New York City has been home to more Jews than any other city in the United States. For a significant stretch of time in the 20th century, Jews were New York City's largest ethnic group. And no city in the U.S. is more closely associated with Jews than New York. Observers from all walks of life - from poets to politicians - have considered New York a "Jewish city."

How have the Jews impacted New York City, and how has the city impacted the Jews?

Symposium: Sunday, April 29, 2012 (click here to view video of the Symposium)
Exhibition on view March 15 – January 30, 2013

Over their centuries-long relationship with New York City, Jews have carved out a multitude of public and private spaces as their own, including neighborhood streets, businesses, synagogues and tenement apartments, as well as the temporarily-Jewish stadiums, squares and concert halls that served as venues for special events. Come discover the various identities of New York Jews (from the years 1700 – 2012) by exploring the spaces that they have created for themselves. Learn how Jews have shaped New York, how the largest city in the U.S. has molded the Jews, and what Jewish spaces in the city can teach us about the many varieties of "New York Jews" who have lived here.

This exhibition, presented in partnership with the American Jewish Historical Society, incorporates historical artifacts and interactive media. It is part of the Center's Documenting America Initiative and has been made possible by The David Berg Foundation with additional support from The Lucius N. Littauer Foundation, The Kumble Cultural Fund and The Selz Family Cultural Fund.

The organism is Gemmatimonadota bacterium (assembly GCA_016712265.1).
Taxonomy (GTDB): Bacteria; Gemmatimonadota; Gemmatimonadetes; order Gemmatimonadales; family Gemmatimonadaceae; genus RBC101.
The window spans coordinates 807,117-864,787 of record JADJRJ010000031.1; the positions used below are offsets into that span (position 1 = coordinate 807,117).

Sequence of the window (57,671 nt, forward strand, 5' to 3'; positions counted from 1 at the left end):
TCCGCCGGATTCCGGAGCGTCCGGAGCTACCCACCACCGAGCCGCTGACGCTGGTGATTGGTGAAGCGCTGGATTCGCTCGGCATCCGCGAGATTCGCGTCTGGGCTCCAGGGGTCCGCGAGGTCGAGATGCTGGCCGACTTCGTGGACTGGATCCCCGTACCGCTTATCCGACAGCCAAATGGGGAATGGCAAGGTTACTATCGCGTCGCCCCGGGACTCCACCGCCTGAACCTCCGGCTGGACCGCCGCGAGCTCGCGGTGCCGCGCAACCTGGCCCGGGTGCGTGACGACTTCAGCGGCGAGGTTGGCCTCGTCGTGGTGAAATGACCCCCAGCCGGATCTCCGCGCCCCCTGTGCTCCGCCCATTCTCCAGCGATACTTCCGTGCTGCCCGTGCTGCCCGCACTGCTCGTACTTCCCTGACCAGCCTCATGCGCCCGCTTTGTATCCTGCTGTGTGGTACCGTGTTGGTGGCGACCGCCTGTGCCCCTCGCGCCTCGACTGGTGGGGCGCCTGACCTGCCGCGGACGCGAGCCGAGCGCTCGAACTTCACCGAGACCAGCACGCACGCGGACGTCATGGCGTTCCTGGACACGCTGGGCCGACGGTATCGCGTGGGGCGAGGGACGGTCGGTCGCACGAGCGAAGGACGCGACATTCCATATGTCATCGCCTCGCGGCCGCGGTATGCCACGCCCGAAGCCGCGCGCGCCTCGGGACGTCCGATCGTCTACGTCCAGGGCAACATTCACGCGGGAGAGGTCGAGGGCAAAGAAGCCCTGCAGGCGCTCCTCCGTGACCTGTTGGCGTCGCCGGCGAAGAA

Click here for video of the Symposium.

Part I: City of Promises 11:00am-12:00pm

Introduction: Judith C. Siegel, Director of Academic and Public Programs, CJH

Deborah Dash Moore | University of Michigan, Editor, City of Promises, a 3-volume history of Jews and New York City (forthcoming September 2012, NYU Press)
Howard Rock | Florida International University, author, Volume 1, City of Promises

Coffee Break 12:00pm-12:30pm
Sponsored by New York University Press, publisher of City of Promises

Part II: Symposium 12:30pm-6:00pm

Welcome: Judith C. Siegel, Director of Academic and Public Programs, CJH

Introductions: (12:30pm–1:00pm)
Hasia Diner | NYU
Tony Michels | University of Wisconsin
co-conveners of the Symposium and the Center's Scholars Working Group on New York City and the Jews

Session 1: New York City, the Jews and the Atlantic World, the Colonial Period to 1820 (1:00pm–2:15pm)

Moderator: David Sorkin | CUNY

John Dixon | College of Staten Island, CUNY
Adam Mendelssohn | College of Charleston
Hilit Surowitz-Israel | University of Florida

Session 2: The Great Jewish Migration & New York City in the Long 19th Century, 1820 to 1924 (2:15pm–3:30pm)

Moderator: Daniel Soyer | Fordham University

Richard Greenwald | St. Joseph's College, Brooklyn
Annie Polland | Lower East Side Tenement Museum
Lara Vapnek, St. John's University

Coffee Break 3:30pm-3:45pm

Session 3: The Promised City? 1924 to Present (3:45pm–5:00pm)

Moderator: David Kaufman | Hofstra University

Jeffrey Gurock | Yeshiva University
Jonathan Karp | Binghamton University, SUNY, and American Jewish Historical Society
Nancy Sinkoff | Rutgers University

Conclusions/New Directions (5:00pm–6:00pm)
Nancy Foner | The Graduate Center, CUNY

Admission: $20 general; $15 CJH and AJHS members; $8 students and seniors.
For reservations, please call SmartTix at 212-868-4444 or visit

Symposium presented by the Center for Jewish History, the American Jewish Historical Society and the Center's Scholars Working Group on New York City and the Jews in collaboration with the Goldstein-Goren Institute at NYU.

Speaker Bios